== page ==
Teleporter Tweaks

In my last post I looked at the basics of a simple sit-based teleporter. In this post I’ll be taking the script a little bit further, showing some of the tweaks that can be made to improve the performance of the teleportation experience.

Some of you who read the last post and took on recreating the basic script may have come across the following effect when using the teleporter. It is a little hard to describe in words so I have created a short video to show what can happen. Often the effect isn’t as dramatic as that shown and at times there is no effect at all; the user lands as expected on the landing point. More often than not though the effect will consist of just a little shuffling, but it can still be disconcerting to the user. In the video below the red box is the teleporter and the white disc is where the avatar would be expected to land. The teleporter uses the same sit target as the initial script, i.e. llSitTarget(<10.0, 0.0, 0.0>, ZERO_ROTATION).

Now I have no definitive technical reason for why this happens but I have hypothesised that due to time delays in the script execution, caused by sim lag or other effects, the moving of the avatar to the sit target is interrupted by unsitting them immediately, in the changed event, as shown in the script below.

changed(integer change)
{
if(change & CHANGED_LINK)
{
if(llAvatarOnSitTarget() != NULL_KEY)
{
llUnSit(llAvatarOnSitTarget());
}
}
}

The result appears to be some confusion as to the positioning of the unseated avatar, demonstrated by the teleportation shuffling. To test the case for this I added in a time delay prior to unsitting the avatar, using the llSleep function. Now I’m sure that there is a way to calculate the exact time required but I settled for a delay of 0.1 seconds. This seems to be short enough to still make the teleportation look natural, i.e. the sit animation that a basic sit defaults to doesn’t factor in, but long enough that multiple tests of the teleportation ended in a smooth landing. So the changed event now looks like this.

changed(integer change)
{
if(change & CHANGED_LINK)
{
if(llAvatarOnSitTarget() != NULL_KEY)
{
llSleep(0.1);
llUnSit(llAvatarOnSitTarget());
}
}
}

Other things can also be factored into the script to improve the overall interaction with the teleporter. One such item would be the use of floating text as an instruction for using the teleporter. This can be achieved by adding the llSetText function to the state_entry event. Another would be to factor in the action used to sit on the teleporter prim. This needs to be decided before writing the instruction as the two available choices for sitting use different methods; one being a left click and the other a right click.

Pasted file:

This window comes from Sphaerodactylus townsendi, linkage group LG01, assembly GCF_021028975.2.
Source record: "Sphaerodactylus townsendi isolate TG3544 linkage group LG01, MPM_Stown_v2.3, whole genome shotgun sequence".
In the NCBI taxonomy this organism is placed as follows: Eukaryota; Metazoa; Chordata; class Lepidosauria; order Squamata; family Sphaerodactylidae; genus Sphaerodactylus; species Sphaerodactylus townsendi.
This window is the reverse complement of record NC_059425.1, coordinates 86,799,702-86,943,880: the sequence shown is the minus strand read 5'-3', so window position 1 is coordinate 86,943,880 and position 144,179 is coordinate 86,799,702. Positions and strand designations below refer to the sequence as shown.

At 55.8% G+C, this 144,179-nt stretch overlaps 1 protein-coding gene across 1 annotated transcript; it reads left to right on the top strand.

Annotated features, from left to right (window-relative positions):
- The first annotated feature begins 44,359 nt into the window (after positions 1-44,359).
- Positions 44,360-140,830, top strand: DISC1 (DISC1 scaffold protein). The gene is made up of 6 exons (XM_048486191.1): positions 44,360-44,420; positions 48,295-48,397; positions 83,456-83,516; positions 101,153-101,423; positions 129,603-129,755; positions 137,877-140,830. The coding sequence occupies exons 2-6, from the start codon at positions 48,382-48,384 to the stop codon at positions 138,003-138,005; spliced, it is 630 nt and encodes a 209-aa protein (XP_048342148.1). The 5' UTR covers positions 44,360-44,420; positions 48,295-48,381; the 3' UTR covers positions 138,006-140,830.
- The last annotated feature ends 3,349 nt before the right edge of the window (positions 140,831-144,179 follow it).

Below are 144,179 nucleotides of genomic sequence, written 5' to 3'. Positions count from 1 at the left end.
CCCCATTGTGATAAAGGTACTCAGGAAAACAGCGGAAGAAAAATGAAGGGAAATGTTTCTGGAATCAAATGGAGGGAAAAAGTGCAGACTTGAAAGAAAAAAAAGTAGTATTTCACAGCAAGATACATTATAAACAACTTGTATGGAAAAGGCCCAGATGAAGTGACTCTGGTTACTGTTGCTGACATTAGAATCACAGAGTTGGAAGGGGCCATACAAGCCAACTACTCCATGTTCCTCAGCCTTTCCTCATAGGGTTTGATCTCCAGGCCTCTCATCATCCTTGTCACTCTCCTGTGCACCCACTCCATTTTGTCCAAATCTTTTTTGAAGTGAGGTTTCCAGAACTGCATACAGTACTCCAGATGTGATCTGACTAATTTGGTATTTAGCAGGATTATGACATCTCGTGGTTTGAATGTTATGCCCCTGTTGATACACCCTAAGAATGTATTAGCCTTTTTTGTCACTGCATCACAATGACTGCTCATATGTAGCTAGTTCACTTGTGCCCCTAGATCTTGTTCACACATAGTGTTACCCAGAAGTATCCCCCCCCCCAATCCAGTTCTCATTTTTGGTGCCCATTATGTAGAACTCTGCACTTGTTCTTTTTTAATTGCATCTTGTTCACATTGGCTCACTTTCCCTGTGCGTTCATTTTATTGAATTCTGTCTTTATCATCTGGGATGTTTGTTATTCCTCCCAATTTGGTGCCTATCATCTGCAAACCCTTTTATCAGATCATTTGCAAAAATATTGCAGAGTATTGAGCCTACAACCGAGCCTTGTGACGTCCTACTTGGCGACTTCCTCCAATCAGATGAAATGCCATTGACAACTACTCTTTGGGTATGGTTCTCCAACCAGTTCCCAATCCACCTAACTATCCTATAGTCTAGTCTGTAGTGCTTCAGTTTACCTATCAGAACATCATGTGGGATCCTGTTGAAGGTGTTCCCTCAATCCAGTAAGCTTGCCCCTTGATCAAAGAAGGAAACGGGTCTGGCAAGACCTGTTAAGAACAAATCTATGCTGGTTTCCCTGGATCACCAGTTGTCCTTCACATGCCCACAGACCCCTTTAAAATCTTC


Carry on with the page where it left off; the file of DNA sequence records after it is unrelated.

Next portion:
In the earlier days of Second Life the only method was to right click on the prim and choose the Sit Here option (the default text for the sitting action) from the pie menu. The text could be changed using the llSitText function and was generally rewritten as Teleport. As shown below the lastest Second Life viewer no longer uses a pie menu but third party viewers (TPVs) still do. For the example prim the sit text has been changed to Teleport.

A number of years ago though, click actions were enabled in the build window that allow the builder to set the action that occurs when a user left clicks on a prim (or object if the setting is in the root prim). By default the action for clicking is Touch, but Sit on object as well as other options (see the menus below) are also available. Note: The click action can also be scripted in rather than selected in the build window.

When the Sit on object option is selected holding the mouse pointer over the prim displays a chair icon as displayed below.

I now set any sits or teleports I build as left click Sit on object actioned but you will still find sits, etc., that require a right click to sit and some users still automatically go to use the right click option. Because of this it is good practice to always write in the sit text as Teleport (or some other descriptive wording).

Gathering up all these factors into the state_entry event would now give the following:

state_entry()
{
llSetSitText(“Teleport“); // Sets the menu text
llSetText(“Click to Teleport“, <1.0, 1.0, 0.8>, 1.0); // Sets the floating text
llSetClickAction(CLICK_ACTION_SIT); // Sets the click action
llSitTarget(<10.0, 0.0, 0.0>, ZERO_ROTATION); // Sets the sit target
}

Along with the tweak to the unsitting of the avatar the teleporter is starting to look a little more built for purpose. For the next post in this series I’ll look at an easy way to set the destination offset, rather than working it out manually.

Next in this Series: Setting Teleporter Destinations

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One thought on “Teleporter Tweaks

  1. Pingback: The Ubiquitous Teleporter « F/Xual Education Services

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